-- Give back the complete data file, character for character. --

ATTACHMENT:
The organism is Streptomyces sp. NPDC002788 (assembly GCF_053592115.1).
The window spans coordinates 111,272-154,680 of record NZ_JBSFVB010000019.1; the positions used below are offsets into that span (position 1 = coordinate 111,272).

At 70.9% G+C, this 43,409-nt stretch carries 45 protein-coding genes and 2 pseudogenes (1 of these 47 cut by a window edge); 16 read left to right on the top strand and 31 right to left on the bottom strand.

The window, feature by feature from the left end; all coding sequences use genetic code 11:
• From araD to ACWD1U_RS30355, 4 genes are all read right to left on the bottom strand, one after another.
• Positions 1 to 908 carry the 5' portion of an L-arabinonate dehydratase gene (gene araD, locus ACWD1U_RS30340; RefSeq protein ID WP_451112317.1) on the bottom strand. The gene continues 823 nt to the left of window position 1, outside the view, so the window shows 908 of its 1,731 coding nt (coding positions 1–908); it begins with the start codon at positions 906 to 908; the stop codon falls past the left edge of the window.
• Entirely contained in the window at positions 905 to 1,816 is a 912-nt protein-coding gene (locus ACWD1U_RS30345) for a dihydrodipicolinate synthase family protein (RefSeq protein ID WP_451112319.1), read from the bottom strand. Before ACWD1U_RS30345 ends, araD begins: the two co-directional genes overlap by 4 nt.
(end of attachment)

The organism is Streptomyces sp. NPDC002788 (assembly GCF_053592115.1).
The window spans coordinates 111,272-154,680 of record NZ_JBSFVB010000019.1; the positions used below are offsets into that span (position 1 = coordinate 111,272).

At 70.9% G+C, this 43,409-nt stretch carries 45 protein-coding genes and 2 pseudogenes (1 of these 47 cut by a window edge); 16 read left to right on the top strand and 31 right to left on the bottom strand.

The window, feature by feature from the left end; all coding sequences use genetic code 11:
• From araD to ACWD1U_RS30355, 4 genes are all read right to left on the bottom strand, one after another.
• Positions 1 to 908 carry the 5' portion of an L-arabinonate dehydratase gene (gene araD, locus ACWD1U_RS30340; RefSeq protein ID WP_451112317.1) on the bottom strand. The gene continues 823 nt to the left of window position 1, outside the view, so the window shows 908 of its 1,731 coding nt (coding positions 1–908); it begins with the start codon at positions 906 to 908; the stop codon falls past the left edge of the window.
• Entirely contained in the window at positions 905 to 1,816 is a 912-nt protein-coding gene (locus ACWD1U_RS30345) for a dihydrodipicolinate synthase family protein (RefSeq protein ID WP_451112319.1), read from the bottom strand. Before ACWD1U_RS30345 ends, araD begins: the two co-directional genes overlap by 4 nt.